Phase 1 – Strategic 10-Year Business Plan

Current Situation

This set of tasks develops the background of Play On, Inc. and develops the need to expand into a new business area.

State Corporate Mission

This task is to formulate a corporate mission for Play-On.  The entry criterion is development of the business case (3.2).  The exit criterion is team agreement on a corporate mission for use in the deliverables.

State Business and Competitive Status

This task involves gathering data on Play On, Inc. to provide a background of the current business situation.  This will include stating our historic and projected revenues and earnings; stating our net worth and capitalization; stating our financial rankings with our competitors; and stating our relative stock strength to competitors.  The entry criterion is development of the business case (3.2).  The exit criterion is team agreement on the current business status for use in the deliverables.

Describe Business Need

This task develops and describes the business need to expand into the new market.  Entry criteria are the development of the business case (3.2) and development of the current business environment (1.1.2).

…and so on.

Step 3:  Enter the Project Start and End Dates

The software we provide allows multiple projects.  A project entry screen looks like this.  Most software provides for this entry.  A spreadsheet or worksheet should note them.

Note the names in the following screen.  Those of you using spreadsheets should include columns for them.  This will allow filtering of activities in which they have accountability.

Note that our software maintains revision logs.  This records the time when something was changed.

Step 4:  Enter the WBS Elements

Our software allows the WBS Elements to be assigned a manager, allowing reports to be created for WBS Managers.  Elements are numbered according to their execution sequence.  Spreadsheet users should provide a column for them, if WBS Managers are used in your organization.  Then you can filter activities according to them.  Our software offers just one WBS level, which is fine for many projects.

Step 5:  Enter Resources

Resources can be internal or subcontracted.  Resources can be named or left generic.  Our software will prompt the user to fill in resources as they enter new ones in activity records.  If the user chooses to ignore the prompt, a layout will pop up asking the user to fill in the information at the time of executing a report that requires the information.



























When possible, it’s best to enter the amount of work and how available the resource is to do it.  Working within resource’s time constraints is the best way for them to buy into the schedule.  Most software will calculate the duration from availability and work.  Then link activities.  Our software does this by the user entering linking activity IDs in the predecessor and successor fields (see box no. 4 below).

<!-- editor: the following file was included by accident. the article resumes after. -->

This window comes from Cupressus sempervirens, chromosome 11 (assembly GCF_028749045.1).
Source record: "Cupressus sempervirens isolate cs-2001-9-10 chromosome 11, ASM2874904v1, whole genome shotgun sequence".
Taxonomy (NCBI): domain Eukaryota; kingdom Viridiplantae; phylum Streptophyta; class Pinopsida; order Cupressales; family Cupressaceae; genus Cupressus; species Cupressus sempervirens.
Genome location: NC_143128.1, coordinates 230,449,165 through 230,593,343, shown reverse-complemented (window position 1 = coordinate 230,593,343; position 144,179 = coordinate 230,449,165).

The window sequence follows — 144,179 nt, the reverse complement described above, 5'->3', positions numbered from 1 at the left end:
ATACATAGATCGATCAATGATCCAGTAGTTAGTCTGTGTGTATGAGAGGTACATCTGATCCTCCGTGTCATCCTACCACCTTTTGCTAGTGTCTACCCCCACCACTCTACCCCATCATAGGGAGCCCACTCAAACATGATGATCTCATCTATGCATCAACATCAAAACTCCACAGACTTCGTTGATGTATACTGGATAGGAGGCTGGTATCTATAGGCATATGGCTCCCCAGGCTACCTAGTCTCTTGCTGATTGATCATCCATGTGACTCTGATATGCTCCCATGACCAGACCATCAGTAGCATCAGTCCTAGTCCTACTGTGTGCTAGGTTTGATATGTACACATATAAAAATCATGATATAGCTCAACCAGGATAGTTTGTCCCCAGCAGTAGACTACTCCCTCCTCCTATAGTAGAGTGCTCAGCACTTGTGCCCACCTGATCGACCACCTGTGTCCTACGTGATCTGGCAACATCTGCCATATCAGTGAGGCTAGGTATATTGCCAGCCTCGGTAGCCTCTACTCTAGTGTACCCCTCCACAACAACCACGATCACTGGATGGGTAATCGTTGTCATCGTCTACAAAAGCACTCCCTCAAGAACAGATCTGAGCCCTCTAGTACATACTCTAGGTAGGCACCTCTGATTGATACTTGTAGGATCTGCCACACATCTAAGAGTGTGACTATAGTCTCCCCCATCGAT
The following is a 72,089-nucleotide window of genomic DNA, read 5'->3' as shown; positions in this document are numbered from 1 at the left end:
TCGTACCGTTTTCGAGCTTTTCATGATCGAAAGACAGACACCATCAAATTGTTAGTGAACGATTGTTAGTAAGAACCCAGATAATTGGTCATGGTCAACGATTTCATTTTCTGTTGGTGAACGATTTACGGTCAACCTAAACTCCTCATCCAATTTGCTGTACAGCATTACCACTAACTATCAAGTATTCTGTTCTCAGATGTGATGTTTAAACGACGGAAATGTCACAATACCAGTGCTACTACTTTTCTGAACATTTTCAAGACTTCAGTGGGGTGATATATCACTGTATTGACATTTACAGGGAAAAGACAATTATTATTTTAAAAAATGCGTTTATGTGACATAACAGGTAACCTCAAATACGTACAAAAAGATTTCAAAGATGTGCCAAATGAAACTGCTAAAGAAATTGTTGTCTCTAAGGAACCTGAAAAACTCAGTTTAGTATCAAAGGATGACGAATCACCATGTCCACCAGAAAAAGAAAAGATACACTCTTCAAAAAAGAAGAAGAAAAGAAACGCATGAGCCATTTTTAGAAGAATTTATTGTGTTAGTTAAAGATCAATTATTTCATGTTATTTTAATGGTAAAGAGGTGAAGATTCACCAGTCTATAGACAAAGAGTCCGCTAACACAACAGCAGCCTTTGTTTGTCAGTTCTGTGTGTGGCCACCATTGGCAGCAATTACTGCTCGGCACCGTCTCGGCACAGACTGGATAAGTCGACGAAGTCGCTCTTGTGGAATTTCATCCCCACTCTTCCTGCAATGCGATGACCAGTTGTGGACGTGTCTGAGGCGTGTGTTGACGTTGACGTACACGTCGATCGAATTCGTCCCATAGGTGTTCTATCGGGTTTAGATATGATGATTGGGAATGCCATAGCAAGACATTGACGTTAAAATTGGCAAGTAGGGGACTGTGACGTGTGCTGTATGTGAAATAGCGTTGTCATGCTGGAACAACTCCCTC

Work and Availability can be entered in spreadsheets, but in that case each column should represent one day and make use of the SumIf and SumProduct functions.  This is a bit complicated and should make one consider the jump to scheduling software.

One should always have an estimate before going too far with entering activities.  The Work can be gathered from a detailed Project Estimate.  The hourly rate used in Step 5 would come from there. If you are doing novel activities, estimate work with the resource at time of entry.

Ensure that ALL activities needed for project success are included.  Even activities assigned to the client or sponsor should be included, like preparing an area for a retrofit.  Such can protect your firm from delay liquidated damages.  Milestones should be entered to represent constraints for starting an activity, or a contractual deadline for completing some intermediate work product. 

A general rule is an activity should represent the longest duration that is manageable.  Don’t set durations less than a day.  Otherwise your schedule will grow and complexity with no return on the effort. 

Consider not scheduling the project manager’s activities.  Show the PM as one activity spanning the project duration.  At month end, advance PM’s progress percentage to the end of the month. Up-front activities like preparing PMBOK recommended plans can be shown as milestones (i. e. zero-duration activities).  Entered as such, they will not affect Earned Value calculations (see about EV in Scheduling Blog Series Part 5).